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Drugs Today (Barc). 2012 Dec;48(12):795-809. doi: 10.1358/dot.2012.48.12.1872944.

Insulin analogues for type 1 diabetes in children and adolescents.

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4th Department of Paediatrics, Aristotle University of Thessaloniki, Thessaloniki, Greece.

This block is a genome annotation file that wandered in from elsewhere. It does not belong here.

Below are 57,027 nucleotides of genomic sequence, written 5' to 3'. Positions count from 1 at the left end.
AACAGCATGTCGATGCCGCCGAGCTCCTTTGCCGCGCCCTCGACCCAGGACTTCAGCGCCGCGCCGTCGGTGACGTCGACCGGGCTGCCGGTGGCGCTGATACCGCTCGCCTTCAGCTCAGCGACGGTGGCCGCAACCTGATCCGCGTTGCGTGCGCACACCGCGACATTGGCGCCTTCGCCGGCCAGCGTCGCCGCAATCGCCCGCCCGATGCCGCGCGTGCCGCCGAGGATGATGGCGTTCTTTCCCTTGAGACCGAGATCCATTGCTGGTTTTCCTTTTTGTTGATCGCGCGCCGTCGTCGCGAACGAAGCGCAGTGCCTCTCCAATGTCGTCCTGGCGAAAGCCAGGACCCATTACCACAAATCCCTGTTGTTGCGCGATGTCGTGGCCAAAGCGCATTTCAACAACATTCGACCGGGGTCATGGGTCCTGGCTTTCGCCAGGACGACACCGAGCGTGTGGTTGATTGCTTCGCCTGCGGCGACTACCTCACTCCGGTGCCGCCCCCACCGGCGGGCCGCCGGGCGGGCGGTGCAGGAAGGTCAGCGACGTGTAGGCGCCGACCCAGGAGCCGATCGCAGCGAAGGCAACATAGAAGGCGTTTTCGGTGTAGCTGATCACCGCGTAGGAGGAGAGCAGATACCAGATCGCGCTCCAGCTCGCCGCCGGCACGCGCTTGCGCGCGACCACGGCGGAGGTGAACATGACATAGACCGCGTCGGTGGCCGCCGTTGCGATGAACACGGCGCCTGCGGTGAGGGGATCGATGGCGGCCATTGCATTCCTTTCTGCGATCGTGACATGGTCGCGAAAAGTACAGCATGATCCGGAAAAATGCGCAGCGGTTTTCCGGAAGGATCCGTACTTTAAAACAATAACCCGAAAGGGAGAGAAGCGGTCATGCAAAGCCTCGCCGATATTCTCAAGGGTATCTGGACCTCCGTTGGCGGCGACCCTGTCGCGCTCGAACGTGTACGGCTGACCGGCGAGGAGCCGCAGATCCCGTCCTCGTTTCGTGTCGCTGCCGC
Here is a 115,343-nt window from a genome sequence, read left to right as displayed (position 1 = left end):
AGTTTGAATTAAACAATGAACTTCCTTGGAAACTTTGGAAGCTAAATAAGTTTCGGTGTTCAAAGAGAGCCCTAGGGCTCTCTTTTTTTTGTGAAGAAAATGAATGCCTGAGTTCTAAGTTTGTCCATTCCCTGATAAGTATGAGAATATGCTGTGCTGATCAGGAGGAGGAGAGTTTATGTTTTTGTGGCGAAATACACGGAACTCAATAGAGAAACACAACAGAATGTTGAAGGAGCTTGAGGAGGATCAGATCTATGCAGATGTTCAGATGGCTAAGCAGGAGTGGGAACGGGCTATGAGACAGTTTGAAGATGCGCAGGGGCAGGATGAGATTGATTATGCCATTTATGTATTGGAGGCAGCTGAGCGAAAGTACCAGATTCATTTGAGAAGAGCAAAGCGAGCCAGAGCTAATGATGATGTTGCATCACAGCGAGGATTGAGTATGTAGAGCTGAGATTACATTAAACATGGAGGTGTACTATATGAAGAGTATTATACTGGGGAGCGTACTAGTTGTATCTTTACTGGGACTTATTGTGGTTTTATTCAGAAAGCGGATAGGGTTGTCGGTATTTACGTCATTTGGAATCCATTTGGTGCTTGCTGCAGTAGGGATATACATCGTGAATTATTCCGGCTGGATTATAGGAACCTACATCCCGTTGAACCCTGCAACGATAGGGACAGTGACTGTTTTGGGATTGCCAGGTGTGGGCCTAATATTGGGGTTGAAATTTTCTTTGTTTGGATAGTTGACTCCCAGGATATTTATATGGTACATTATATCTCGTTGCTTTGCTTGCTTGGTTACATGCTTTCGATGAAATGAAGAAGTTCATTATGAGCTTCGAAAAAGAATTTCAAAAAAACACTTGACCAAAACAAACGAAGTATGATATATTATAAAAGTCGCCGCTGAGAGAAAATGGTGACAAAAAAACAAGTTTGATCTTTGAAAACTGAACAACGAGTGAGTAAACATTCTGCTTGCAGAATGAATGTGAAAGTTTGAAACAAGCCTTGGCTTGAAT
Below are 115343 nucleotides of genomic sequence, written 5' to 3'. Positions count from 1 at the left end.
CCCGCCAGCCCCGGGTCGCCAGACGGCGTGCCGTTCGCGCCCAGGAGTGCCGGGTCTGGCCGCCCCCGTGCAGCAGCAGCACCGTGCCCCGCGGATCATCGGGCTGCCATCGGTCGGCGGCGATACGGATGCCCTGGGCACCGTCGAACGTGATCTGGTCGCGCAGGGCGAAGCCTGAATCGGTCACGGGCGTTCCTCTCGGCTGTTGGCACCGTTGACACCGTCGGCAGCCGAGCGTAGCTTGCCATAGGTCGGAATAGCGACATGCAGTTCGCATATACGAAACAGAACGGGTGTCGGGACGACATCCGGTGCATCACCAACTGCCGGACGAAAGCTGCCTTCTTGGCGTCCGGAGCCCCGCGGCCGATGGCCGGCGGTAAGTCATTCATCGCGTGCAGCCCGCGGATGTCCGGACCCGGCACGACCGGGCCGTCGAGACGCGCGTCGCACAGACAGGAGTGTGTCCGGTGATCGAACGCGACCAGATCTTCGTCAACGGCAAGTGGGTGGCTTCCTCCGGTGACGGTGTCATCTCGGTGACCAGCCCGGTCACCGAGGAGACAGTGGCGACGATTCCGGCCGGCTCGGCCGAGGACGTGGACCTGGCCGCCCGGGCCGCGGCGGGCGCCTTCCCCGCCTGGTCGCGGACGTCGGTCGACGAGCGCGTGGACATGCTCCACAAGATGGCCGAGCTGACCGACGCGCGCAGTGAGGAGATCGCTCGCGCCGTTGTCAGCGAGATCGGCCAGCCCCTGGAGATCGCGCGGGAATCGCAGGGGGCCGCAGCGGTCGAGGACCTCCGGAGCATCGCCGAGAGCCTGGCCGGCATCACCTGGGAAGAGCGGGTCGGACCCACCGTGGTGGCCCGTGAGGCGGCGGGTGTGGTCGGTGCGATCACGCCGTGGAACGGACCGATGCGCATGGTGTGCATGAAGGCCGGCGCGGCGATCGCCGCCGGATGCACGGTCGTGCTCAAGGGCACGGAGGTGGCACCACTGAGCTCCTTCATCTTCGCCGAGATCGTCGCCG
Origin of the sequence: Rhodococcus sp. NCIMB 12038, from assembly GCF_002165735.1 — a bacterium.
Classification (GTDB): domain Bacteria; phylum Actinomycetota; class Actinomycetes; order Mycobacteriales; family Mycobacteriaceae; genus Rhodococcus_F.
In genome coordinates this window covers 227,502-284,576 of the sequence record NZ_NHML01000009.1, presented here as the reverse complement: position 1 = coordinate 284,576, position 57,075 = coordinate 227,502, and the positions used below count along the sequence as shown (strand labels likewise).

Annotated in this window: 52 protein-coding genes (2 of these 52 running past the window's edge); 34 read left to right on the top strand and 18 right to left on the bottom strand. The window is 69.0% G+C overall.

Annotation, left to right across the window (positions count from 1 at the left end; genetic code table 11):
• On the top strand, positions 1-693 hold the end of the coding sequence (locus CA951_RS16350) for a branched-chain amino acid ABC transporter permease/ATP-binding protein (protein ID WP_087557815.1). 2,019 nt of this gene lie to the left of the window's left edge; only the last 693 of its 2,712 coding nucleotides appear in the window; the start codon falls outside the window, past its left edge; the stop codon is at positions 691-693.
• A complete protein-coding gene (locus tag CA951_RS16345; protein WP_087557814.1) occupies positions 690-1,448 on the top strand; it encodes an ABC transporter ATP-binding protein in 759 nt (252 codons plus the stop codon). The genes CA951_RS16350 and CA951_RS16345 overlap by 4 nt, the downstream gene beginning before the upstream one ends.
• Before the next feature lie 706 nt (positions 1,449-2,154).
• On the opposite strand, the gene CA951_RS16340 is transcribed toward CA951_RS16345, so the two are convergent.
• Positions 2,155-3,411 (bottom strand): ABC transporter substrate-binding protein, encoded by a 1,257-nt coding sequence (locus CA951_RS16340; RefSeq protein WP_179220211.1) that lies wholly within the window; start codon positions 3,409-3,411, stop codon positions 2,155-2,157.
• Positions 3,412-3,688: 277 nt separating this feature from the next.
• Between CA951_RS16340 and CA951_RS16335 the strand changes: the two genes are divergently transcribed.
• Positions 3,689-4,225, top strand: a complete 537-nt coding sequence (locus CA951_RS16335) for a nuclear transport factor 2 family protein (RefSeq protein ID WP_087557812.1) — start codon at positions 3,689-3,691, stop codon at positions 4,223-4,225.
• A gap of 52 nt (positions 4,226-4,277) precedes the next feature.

Since insulin is the unique and life-long therapy in type 1 diabetes and classical insulin preparations have certain limitations due to their pharmacokinetic and pharmacodynamic properties, the new insulin analogues aim to eliminate these limitations. Five insulin analogues are commercially available and approved for individuals with type 1 diabetes: three rapid-acting (insulin lispro, insulin aspart and insulin glulisine) and two long-acting insulin analogues (insulin glargine and insulin detemir). According to several studies conducted in children with type 1 diabetes, insulin analogues, due to their structural alterations, offer flexibility, reduction of nocturnal hypoglycemic episodes and decrease in postprandial hyperglycemic events, resulting in improved quality of life for diabetic children and their families. However, diabetes control measured with glycosylated hemoglobin A1c has been reported to be similar to conventional insulin preparations. Evidence-based medical reports indicate that insulin analogues are safe and effective, and therefore approved for children even from the age of 2 years. Moreover, suspicions and reports on the association of insulin analogues with carcinogenesis have not been established, requiring further investigation. This review reports the properties and characteristics of insulin analogues, as well as the results of current studies concerning pediatric patients with type 1 diabetes.

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